https://ift.tt/2BZNrB5 New research has shown that a lack of protein in a father’s diet affects sperm quality which can have a direct impact on the long-term health of their offspring.
https://ift.tt/2POmAec Immune reactions are usually a good thing — the body’s way of eliminating harmful bacteria and other pathogens.
https://ift.tt/2BYG8tm Scientists are using research from several large global studies to develop an updated, international approach of identifying a healthy diet.
https://ift.tt/2wqJq3f The arteries of teenagers who drink alcohol and smoke, even very occasionally, are already beginning to stiffen by age 17, according to new research.
https://ift.tt/2ogBltF A new study showed that a change in the type of breathing tube paramedics use to resuscitate patients with sudden cardiac arrest can significantly improve the odds of survival and save thousands of lives. More than 90 percent of Americans who experience sudden cardiac arrest die before, or soon after, reaching a hospital.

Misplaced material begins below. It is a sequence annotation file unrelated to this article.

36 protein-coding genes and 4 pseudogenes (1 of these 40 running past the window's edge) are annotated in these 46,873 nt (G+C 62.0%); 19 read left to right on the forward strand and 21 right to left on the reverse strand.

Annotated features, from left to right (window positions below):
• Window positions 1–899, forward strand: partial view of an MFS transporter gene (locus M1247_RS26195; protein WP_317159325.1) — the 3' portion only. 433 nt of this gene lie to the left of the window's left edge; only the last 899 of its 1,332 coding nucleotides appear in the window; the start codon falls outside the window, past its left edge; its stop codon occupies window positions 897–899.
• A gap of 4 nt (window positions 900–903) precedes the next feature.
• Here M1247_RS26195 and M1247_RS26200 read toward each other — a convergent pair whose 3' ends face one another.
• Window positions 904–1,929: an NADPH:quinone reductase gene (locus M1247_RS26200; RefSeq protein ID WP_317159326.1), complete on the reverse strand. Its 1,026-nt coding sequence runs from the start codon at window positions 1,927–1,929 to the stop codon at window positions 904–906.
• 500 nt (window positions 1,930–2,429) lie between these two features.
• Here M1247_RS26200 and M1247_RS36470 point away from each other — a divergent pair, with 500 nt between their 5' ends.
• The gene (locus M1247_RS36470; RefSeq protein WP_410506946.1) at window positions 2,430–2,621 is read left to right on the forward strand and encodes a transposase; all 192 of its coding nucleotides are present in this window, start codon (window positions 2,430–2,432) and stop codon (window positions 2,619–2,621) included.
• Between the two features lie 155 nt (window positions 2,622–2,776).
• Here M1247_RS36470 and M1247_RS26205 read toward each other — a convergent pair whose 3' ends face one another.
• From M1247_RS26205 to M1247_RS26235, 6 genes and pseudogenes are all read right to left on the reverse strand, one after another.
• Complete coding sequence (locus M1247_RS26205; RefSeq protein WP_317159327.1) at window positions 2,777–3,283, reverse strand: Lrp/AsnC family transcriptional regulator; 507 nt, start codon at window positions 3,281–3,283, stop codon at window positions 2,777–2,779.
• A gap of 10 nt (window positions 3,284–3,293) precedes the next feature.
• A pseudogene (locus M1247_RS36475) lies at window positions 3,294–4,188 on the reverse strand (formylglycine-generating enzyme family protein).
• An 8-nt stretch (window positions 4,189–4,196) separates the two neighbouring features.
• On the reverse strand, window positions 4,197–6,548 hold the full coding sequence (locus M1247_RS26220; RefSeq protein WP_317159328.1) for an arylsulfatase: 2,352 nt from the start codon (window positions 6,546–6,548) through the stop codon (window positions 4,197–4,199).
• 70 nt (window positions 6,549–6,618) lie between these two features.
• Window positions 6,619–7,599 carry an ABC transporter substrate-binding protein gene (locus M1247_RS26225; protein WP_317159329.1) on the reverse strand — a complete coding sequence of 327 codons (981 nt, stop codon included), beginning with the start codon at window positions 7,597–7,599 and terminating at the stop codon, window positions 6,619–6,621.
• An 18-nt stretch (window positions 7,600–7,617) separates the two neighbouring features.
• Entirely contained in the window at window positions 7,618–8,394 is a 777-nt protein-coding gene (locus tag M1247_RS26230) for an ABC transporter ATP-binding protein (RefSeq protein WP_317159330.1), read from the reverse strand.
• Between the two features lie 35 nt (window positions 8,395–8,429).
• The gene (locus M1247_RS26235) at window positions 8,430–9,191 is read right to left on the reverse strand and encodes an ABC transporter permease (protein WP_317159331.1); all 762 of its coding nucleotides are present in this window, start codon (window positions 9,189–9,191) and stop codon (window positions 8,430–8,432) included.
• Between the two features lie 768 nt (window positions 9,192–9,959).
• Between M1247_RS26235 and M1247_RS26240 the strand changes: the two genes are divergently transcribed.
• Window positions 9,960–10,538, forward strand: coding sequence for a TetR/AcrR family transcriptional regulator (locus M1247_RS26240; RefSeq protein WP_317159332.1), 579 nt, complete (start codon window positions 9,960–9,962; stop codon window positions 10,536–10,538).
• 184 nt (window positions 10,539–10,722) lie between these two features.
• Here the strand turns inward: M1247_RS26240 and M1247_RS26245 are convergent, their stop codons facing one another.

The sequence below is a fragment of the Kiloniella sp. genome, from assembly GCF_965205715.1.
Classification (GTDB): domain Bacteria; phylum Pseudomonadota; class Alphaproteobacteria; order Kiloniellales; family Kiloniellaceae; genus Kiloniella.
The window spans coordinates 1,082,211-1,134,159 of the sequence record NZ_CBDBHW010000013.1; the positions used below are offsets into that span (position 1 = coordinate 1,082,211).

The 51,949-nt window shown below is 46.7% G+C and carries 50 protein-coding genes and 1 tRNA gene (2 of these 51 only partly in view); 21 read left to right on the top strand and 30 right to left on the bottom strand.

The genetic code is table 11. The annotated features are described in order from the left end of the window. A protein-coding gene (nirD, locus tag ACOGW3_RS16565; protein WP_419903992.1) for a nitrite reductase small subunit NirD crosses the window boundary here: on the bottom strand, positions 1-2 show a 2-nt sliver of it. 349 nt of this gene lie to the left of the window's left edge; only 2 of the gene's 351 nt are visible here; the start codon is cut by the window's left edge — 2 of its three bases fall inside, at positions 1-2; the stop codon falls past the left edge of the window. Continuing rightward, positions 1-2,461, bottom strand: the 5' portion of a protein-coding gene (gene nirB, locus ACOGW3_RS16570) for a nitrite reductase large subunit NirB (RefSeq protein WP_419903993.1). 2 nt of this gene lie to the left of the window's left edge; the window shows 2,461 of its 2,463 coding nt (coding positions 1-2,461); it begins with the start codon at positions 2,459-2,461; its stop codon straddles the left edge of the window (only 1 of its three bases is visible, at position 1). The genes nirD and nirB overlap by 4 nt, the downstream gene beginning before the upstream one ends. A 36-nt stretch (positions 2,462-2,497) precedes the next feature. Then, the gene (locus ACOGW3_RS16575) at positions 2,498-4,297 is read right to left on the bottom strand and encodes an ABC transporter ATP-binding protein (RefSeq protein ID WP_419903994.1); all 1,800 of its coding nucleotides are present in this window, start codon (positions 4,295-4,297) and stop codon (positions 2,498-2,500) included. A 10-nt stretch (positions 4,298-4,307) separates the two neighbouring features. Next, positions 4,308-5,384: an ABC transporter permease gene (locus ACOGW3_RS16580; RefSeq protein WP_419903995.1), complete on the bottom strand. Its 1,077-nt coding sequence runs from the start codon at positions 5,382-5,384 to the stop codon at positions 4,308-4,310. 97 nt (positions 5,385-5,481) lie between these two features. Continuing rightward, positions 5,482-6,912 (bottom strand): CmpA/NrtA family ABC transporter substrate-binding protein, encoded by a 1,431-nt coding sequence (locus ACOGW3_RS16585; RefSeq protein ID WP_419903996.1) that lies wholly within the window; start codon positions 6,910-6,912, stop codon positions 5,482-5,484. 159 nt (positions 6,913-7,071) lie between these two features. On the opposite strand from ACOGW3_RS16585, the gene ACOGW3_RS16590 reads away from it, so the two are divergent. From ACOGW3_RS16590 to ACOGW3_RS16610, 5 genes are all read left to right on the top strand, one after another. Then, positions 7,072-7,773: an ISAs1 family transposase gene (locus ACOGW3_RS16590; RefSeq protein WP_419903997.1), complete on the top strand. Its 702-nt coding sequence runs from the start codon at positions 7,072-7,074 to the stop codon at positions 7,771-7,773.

https://ift.tt/2NvHCwJ For the first time, researchers have devised a model to predict burn patients who are most likely to develop life-threatening acute respiratory distress syndrome (ARDS). The prediction model includes three factors: the extent of the patient’s inhalation injury, the percentage of the patient’s body that was burned and whether the patient had high levels of a blood clotting protein called von Willebrand factor.
https://ift.tt/2MXU5w1 A trial of more than 1,000 patients with implantable cardioverter defibrillators found that the drug ranolazine (used to treat chest pain; brand name Ranexa (R)) was safe but didn’t decrease the likelihood of the first occurrence of ventricular arrhythmias or death in this high-risk population. The drug did lower the risk for recurrent ventricular tachycardia by 30 percent, suggesting it could be a treatment option for this very sick population for which there are limited therapies.